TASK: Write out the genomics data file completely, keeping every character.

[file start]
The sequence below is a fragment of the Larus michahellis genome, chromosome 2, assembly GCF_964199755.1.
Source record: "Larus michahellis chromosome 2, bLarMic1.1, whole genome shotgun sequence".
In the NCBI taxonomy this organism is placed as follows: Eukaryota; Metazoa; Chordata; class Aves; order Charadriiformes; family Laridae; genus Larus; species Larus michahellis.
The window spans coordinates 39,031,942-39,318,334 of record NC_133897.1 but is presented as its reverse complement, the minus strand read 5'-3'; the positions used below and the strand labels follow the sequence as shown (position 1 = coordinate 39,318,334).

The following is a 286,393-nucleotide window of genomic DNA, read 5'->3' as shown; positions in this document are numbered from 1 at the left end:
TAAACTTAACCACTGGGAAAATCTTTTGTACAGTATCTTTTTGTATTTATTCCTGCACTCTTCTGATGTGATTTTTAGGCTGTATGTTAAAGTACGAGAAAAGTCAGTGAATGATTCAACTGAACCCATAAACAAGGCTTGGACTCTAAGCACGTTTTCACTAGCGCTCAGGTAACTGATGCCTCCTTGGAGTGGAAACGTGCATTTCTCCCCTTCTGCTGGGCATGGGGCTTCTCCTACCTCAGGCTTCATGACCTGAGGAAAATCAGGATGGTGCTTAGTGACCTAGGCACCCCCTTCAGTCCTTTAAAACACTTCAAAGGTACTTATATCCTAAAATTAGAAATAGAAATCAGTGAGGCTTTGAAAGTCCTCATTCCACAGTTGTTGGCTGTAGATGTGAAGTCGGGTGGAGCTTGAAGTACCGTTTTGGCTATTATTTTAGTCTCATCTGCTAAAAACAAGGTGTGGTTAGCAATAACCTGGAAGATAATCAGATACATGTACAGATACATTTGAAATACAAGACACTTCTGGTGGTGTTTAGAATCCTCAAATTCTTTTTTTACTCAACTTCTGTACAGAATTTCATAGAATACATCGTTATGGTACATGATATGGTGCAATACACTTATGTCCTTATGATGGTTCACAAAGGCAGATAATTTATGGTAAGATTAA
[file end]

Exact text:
The sequence below is a fragment of the Larus michahellis genome, chromosome 2, assembly GCF_964199755.1.
Source record: "Larus michahellis chromosome 2, bLarMic1.1, whole genome shotgun sequence".
In the NCBI taxonomy this organism is placed as follows: Eukaryota; Metazoa; Chordata; class Aves; order Charadriiformes; family Laridae; genus Larus; species Larus michahellis.
The window spans coordinates 39,031,942-39,318,334 of record NC_133897.1 but is presented as its reverse complement, the minus strand read 5'-3'; the positions used below and the strand labels follow the sequence as shown (position 1 = coordinate 39,318,334).

The following is a 286,393-nucleotide window of genomic DNA, read 5'->3' as shown; positions in this document are numbered from 1 at the left end:
TAAACTTAACCACTGGGAAAATCTTTTGTACAGTATCTTTTTGTATTTATTCCTGCACTCTTCTGATGTGATTTTTAGGCTGTATGTTAAAGTACGAGAAAAGTCAGTGAATGATTCAACTGAACCCATAAACAAGGCTTGGACTCTAAGCACGTTTTCACTAGCGCTCAGGTAACTGATGCCTCCTTGGAGTGGAAACGTGCATTTCTCCCCTTCTGCTGGGCATGGGGCTTCTCCTACCTCAGGCTTCATGACCTGAGGAAAATCAGGATGGTGCTTAGTGACCTAGGCACCCCCTTCAGTCCTTTAAAACACTTCAAAGGTACTTATATCCTAAAATTAGAAATAGAAATCAGTGAGGCTTTGAAAGTCCTCATTCCACAGTTGTTGGCTGTAGATGTGAAGTCGGGTGGAGCTTGAAGTACCGTTTTGGCTATTATTTTAGTCTCATCTGCTAAAAACAAGGTGTGGTTAGCAATAACCTGGAAGATAATCAGATACATGTACAGATACATTTGAAATACAAGACACTTCTGGTGGTGTTTAGAATCCTCAAATTCTTTTTTTACTCAACTTCTGTACAGAATTTCATAGAATACATCGTTATGGTACATGATATGGTGCAATACACTTATGTCCTTATGATGGTTCACAAAGGCAGATAATTTATGGTAAGATTAA